I could go on and on about why he’s one of my heroes, but I think this clip, especially what he does with the Christmas cards, is a perfect example of why he belongs in the Pantheon of Awesomeness:

Mike Garvey

Mike’s gallery

Mike’s Youtube Channel

 

Welcome Richard Williams to the Man vs. Art Pantheon of Awesomeness!

For the reasons I raved in episode 66 and because of his determination, vision, talent, and mastery of animation, I hereby nominate Richard Williams to the Man Vs. Art Pantheon of Awesomeness! Dick Williams spent 30 years trying to pull off an animation masterpiece, a true work of art, the like of which may never be seen or attempted again.

Richard Williams Man vs. Art Pantheon of Awesomeness Inductee

Man vs. Art Pantheon of Awesomeness nomination

Trina Robbins by Grasiela Rodriguez.

 

 

Trina Robbins by Grasiela Rodriguez.

 

Hello Minion Master, I was just wondering why there are no women inducted into the Pantheon of Awesomeness???? With that said, I nominate my hero Trina Robbins, Herstorian and writer, she has been writing graphic novels, comics and books for over thirty years. From “Wonder Woman” and the “Powerpuff Girls” to her own teenage super-heroine,” GoGirl”!, and from women cartoonists and super-heroines to women who kill! Yes Women who kill! This is why she is just plain “AWESOME”!!!!!!!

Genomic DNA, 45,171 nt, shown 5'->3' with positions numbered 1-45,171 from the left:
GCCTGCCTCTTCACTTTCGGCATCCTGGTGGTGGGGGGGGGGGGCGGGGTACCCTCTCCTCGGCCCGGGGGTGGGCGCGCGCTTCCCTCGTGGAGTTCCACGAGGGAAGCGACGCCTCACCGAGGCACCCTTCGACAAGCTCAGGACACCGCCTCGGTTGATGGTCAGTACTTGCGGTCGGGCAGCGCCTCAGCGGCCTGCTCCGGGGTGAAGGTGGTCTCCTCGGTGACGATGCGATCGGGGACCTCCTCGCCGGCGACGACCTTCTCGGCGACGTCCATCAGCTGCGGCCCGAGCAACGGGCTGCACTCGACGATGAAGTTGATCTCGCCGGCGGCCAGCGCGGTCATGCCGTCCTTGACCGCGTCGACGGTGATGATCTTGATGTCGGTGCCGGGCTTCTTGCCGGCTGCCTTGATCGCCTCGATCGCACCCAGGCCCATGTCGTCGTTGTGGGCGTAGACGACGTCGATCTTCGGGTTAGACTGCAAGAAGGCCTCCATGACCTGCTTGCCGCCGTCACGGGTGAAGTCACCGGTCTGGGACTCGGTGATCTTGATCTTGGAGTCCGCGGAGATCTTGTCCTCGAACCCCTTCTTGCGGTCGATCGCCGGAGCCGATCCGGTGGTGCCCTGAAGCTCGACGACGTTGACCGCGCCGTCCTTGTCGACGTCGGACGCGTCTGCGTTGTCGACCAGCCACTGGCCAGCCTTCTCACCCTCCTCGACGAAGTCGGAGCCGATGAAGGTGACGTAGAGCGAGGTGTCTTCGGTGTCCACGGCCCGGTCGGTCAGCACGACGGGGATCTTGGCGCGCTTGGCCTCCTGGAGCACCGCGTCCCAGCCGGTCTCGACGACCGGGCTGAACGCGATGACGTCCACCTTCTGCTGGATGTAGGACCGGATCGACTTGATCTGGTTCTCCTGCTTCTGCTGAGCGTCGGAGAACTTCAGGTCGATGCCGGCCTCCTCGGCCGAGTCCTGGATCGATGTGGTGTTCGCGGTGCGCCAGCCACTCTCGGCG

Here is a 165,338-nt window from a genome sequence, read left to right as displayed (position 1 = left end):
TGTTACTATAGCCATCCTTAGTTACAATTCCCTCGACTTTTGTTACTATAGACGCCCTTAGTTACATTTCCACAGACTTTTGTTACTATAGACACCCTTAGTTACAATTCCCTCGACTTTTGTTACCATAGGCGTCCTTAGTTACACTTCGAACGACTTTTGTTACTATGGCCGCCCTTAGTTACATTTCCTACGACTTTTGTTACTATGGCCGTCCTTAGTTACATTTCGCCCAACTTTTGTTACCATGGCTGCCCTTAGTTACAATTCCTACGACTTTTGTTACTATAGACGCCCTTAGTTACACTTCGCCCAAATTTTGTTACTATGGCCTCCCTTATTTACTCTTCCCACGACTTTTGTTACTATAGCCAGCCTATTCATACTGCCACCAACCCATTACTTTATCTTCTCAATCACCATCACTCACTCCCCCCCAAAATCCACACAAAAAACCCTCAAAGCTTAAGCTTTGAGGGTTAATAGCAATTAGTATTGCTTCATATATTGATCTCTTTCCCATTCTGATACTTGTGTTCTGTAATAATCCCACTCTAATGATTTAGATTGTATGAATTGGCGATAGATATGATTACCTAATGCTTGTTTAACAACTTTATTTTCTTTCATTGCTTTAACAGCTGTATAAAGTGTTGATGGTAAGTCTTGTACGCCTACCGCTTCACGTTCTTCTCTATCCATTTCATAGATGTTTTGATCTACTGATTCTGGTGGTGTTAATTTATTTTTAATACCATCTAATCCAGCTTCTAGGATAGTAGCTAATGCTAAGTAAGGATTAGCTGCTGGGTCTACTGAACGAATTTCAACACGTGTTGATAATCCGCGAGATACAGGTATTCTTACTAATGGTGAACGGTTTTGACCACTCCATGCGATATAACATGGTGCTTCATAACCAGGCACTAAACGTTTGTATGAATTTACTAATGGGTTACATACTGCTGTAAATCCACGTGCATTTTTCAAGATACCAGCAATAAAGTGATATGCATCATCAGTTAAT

Grasiela Rodriguez

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  One Response to “The Pantheon of Awesomeness”

  1. […] “The Pantheon of Awesomeness” is a segment of the podcast where “minions” (listeners) enter nominations to induct artists that we deem awesome, and are considered mavericks in their fields. I know Tesla was not a visual artist, but he certainly was a “science artist”, and an independent thinker. […]